Lenin also points out that capitalism produces, besides proletarians and semi-proletarians (handicraftsmen, people who work part time for others and also for themselves even sometimes hiring others, etc.) a great number of “motley types” in between as well. There are thus many different types of workers and kinds of mixtures creating different levels of class consciousness and false consciousness (a consciousness so unrelated to a person’s actual existential conditions that he or she is rendered incapable of understanding the world).
This being the case it follows that revolutionary Marxists, or the Communist Party as their political organization, which represent the class conscious vanguard of the entire class must “resort to changes of tack, to conciliation and compromises with the various groups of proletarians, with the various parties of the workers and small masters. It is entirely a matter of KNOWING HOW to apply these tactics in order to RAISE — not lower — the GENERAL level of proletarian class-consciousness, revolutionary spirit, and ability to fight and win.”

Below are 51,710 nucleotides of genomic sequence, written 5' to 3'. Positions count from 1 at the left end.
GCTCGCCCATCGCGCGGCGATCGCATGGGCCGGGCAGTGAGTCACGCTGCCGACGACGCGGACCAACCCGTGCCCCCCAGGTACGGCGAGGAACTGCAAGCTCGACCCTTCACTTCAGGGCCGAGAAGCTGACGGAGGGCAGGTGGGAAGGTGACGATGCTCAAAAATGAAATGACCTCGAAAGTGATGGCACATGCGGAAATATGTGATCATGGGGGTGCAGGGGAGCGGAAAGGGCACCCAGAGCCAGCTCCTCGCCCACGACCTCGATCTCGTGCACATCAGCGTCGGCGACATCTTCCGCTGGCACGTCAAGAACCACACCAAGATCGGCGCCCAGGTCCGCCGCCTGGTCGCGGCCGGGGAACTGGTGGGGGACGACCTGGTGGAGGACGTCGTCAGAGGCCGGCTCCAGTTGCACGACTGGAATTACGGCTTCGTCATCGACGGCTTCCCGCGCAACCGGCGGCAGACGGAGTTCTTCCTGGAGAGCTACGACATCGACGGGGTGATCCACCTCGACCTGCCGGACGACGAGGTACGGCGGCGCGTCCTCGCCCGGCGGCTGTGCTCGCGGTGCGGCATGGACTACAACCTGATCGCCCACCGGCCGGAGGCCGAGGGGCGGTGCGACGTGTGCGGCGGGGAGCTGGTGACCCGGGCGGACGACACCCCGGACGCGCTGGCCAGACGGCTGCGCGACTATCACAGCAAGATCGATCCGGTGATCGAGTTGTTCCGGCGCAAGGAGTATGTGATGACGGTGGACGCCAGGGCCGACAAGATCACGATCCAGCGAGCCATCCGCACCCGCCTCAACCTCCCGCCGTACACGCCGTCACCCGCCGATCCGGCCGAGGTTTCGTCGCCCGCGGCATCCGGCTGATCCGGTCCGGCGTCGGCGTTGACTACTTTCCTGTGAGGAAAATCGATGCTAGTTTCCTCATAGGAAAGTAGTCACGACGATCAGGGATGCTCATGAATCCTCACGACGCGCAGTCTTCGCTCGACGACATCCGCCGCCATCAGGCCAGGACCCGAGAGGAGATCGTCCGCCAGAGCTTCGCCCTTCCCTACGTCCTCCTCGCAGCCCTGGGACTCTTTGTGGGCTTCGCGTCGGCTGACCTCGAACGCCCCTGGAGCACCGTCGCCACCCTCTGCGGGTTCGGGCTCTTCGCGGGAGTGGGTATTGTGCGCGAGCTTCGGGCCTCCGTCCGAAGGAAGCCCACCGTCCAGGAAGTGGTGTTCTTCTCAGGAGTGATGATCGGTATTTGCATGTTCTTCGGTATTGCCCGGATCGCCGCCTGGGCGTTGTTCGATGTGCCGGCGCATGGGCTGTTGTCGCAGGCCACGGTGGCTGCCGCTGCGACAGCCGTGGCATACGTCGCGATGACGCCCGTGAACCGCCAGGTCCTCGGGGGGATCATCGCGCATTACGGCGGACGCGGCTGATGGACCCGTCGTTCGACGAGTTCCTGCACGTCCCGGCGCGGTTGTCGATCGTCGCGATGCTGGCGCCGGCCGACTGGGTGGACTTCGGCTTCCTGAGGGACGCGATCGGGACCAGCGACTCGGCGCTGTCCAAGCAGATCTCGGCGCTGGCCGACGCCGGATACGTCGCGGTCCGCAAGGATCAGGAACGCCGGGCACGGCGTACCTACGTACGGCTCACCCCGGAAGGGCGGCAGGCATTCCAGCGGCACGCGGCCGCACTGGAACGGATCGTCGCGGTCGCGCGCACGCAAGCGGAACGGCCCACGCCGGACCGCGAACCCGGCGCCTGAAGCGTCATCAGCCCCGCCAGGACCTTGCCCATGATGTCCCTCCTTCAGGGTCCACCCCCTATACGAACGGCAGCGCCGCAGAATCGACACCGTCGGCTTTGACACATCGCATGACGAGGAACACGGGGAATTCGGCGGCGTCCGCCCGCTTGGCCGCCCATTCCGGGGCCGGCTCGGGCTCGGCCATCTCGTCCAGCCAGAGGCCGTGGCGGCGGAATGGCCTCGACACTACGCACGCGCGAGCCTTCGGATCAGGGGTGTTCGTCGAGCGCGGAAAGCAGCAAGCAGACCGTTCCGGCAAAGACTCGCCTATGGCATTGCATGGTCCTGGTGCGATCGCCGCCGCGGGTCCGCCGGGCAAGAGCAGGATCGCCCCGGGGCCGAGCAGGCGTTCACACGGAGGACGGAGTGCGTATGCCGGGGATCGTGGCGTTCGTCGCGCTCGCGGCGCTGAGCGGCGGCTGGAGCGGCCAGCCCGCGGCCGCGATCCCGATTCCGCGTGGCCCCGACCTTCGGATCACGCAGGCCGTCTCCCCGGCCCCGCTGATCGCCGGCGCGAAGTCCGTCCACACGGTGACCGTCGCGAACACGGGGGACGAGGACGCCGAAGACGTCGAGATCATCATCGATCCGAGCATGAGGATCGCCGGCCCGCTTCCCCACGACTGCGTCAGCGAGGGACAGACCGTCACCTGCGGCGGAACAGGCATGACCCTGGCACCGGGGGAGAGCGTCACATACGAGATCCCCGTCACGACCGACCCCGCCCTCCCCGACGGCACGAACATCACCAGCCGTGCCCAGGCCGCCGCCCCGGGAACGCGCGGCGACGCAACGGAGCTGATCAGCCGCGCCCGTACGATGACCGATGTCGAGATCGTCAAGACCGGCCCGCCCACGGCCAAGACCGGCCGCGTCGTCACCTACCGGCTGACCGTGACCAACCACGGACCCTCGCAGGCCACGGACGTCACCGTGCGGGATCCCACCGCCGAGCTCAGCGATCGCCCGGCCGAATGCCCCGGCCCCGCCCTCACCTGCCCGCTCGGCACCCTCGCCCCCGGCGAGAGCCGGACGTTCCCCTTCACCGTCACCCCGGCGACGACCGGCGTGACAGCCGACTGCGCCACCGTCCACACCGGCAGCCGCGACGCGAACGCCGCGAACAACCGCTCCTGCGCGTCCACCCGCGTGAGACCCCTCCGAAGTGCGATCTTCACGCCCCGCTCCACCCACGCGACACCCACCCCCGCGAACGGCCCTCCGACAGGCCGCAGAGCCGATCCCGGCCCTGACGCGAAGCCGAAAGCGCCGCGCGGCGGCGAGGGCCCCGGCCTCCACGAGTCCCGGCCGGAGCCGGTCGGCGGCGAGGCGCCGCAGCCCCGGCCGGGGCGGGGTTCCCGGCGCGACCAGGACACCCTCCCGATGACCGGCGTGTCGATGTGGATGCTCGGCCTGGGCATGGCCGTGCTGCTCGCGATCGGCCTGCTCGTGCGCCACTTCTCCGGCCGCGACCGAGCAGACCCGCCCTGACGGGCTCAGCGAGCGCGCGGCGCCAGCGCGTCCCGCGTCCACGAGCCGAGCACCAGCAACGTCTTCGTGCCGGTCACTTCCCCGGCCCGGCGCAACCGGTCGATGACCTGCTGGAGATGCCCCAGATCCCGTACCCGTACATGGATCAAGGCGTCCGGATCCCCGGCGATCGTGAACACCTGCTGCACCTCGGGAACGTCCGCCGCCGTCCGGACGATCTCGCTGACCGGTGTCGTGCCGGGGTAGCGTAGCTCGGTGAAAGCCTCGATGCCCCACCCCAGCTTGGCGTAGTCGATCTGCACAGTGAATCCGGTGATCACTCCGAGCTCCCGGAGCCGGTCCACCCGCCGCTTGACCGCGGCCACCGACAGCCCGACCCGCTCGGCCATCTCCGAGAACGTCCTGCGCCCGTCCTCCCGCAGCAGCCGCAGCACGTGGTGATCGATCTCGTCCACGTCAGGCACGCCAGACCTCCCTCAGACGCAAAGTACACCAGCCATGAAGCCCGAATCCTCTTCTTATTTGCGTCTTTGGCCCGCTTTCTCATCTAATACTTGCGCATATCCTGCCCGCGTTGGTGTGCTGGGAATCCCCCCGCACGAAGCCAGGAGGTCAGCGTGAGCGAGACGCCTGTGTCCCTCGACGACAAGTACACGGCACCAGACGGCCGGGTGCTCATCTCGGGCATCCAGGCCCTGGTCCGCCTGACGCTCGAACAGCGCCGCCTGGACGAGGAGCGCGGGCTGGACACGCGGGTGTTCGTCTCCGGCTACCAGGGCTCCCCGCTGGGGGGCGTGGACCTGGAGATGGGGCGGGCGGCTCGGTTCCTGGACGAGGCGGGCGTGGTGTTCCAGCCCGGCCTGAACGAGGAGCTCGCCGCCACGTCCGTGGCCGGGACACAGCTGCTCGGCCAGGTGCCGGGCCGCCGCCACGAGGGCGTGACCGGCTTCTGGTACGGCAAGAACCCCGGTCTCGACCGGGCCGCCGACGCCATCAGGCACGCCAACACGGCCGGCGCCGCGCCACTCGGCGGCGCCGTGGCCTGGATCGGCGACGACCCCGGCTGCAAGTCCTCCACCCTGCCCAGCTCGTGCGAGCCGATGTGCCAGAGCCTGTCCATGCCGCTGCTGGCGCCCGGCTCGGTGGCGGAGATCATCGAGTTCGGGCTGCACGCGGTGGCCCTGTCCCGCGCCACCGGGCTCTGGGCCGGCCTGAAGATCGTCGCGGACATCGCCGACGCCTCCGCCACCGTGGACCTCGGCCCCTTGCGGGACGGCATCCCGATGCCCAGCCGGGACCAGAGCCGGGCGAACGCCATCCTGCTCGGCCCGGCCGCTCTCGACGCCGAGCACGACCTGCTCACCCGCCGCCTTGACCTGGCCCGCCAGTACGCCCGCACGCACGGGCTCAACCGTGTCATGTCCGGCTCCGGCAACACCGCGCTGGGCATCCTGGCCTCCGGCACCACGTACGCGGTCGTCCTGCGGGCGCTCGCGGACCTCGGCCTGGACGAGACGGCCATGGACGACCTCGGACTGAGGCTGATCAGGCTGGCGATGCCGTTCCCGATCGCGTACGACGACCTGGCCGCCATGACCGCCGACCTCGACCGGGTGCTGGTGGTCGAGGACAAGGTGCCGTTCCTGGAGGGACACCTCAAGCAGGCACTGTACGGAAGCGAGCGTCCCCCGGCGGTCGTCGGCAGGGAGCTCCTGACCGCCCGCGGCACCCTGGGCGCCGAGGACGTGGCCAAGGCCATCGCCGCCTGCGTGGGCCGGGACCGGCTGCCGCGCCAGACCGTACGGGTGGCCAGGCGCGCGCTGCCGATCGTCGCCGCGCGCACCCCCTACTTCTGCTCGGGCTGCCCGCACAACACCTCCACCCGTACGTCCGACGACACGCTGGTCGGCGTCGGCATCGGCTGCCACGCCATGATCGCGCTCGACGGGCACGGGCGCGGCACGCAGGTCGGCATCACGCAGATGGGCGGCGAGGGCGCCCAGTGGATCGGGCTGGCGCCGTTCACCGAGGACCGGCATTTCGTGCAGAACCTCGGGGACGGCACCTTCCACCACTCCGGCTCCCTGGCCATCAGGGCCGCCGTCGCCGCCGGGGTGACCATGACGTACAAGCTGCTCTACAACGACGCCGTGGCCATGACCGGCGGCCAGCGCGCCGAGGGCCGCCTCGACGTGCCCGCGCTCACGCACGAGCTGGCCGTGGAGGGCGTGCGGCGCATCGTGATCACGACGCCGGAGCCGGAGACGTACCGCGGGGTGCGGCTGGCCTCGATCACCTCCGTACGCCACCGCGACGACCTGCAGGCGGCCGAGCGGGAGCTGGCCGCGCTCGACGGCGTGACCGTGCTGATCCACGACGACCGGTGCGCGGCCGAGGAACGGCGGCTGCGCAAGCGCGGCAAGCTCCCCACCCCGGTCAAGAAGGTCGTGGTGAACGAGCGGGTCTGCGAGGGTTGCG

Lenin ends this chapter with a discussion about the Treaty of Versailles and how Marxists should handle the question about supporting it or not depending on the circumstances. This discussion is of historical interest only as regards the treaty itself, but Lenin enunciates some basic principles which all Marxist and socialist parties would be well advised to subscribe to today.
The is that we should not be dogmatic but tailor our tactics to fit the circumstances of the moment. We should not proclaim grand revolutionary plans and make non-negotiable demands based on our theoretical ends such that we cannot take actions and make temporary alliances because of our public stances: “it is folly, not revolutionism, to deprive ourselves in advance of any freedom of action, openly to inform an enemy who is at present better armed than we are whether we shall fight him, and when.” There is no doubt who is better armed at the present time.